A very strong article by Fairfax Middle East correspondent Jason Koutsoukis that outlines a Jewish state increasingly at war with itself, while the Jewish Diaspora simply whistles while their beloved state walks towards a cliff:
On the way out of a popular Jerusalem steakhouse last Wednesday, I was introduced to an American-Israeli named Eliza.
A member of the Israel Defence Forces public relations unit, Eliza quickly explained that she was busy hosting a dinner for some foreign journalists. “Whom of course, internally, I despise,” she added apologetically, not knowing who I was.
Among the “despised” journalists at her table were Charles Levinson of The Wall Street Journal, and Sheera Frenkel, who writes for The Times of London. Both are American-born Jews, and neither they, nor their Murdoch-owned mastheads, are what you would call typically rabid haters of Israel.
Whether or not the IDF flack actually loathed these two reporters hardly matters. What her comments do reveal is the deep resentment felt by Israel’s political elite towards what is perceived to be a biased foreign press corps.
After last year’s war in Gaza, and the later report for the United Nations Human Rights Council by Justice Richard Goldstone that accused Israel of war crimes, sensitivity to how Israel is perceived abroad has been more heightened than ever. Yet the most piercing insights into the Israeli-Arab conflict today have nothing to do with the foreign media. They come from within Israeli society itself.
In the past two years, internationally acclaimed films such as Waltz With Bashir, Ajami, and Lebanon, have added exceptional context to the deep divisions within Israeli society and the long-term effects of the conflict on its people. More disturbing still are the verbatim accounts of some of the soldiers who have served in the occupied Palestinian territories of the West Bank and the Gaza Strip.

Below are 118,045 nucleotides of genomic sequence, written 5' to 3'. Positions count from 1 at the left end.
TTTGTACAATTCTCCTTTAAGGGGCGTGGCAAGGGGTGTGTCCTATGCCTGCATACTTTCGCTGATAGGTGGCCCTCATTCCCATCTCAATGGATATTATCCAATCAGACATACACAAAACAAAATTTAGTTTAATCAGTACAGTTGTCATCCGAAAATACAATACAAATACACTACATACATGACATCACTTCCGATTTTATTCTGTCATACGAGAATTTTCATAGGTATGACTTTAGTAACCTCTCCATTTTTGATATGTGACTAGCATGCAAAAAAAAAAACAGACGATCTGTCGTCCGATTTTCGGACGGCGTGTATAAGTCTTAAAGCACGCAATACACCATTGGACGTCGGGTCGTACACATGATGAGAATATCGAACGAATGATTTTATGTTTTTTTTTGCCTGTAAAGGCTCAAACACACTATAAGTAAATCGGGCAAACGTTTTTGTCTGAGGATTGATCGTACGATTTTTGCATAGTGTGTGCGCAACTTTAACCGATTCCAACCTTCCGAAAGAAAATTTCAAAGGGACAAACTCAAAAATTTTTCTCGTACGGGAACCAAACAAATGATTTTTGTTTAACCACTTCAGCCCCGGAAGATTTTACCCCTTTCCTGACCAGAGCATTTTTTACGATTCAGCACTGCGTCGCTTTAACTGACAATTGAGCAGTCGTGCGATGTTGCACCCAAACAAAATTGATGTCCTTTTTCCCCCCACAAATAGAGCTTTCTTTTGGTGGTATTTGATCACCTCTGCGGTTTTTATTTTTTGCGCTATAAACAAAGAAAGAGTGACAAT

The damaging effects of the occupation, not just on Palestinians but on the soldiers themselves, are laid bare in a booklet published last week by the group Breaking the Silence, an organization of Israeli army veterans who have taken it upon themselves to expose life in the occupied territories to the Israeli public. Titled Women Soldiers’ Testimonies, the booklet details the experiences of more than 40 female soldiers who have served in various roles in the territories since 2000.
Testimony 24 was provided by a sergeant on a night-time search for weapons near Hebron, a Palestinian city that is also sacred to Jews and whose centre has been taken over by Israeli settlers. It was about 2am when the raiding party climbed the steps to a large Palestinian house.
“So we entered these people’s home, the father opens the door for us, in his robe, and the mother and grandmother and two little kids woke up too. Now they look at you with this look, like ‘you’re entering our home at two o’clock in the morning’.
“Everything was just so messed up . . . and the father tries to ask, the owner tries to ask questions and talk and none of us even bother to speak to him at all. The soldiers go on, opening and trashing and trashing just about everything in that house, turning the whole place inside out . . . all the drawers, the closets, everything. And we didn’t find a thing. Nothing.”
After an hour, the soldiers went on to a second house.
“That was the first moment I realised why we are looked at like that, and why we are so hated. You enter in the most disgusting manner, without a drop of humanity, because the disrespect in the answers the man was given — the wife and children were not even addressed — I mean, no one even looked at them.
“I can’t even begin to describe to you the shame I felt, ashamed of the way we were behaving, entering their home like that, that we . . .
“I’ll never forget this as long as I live, I’m telling you. I have this picture in my head, of those kids staring at me.”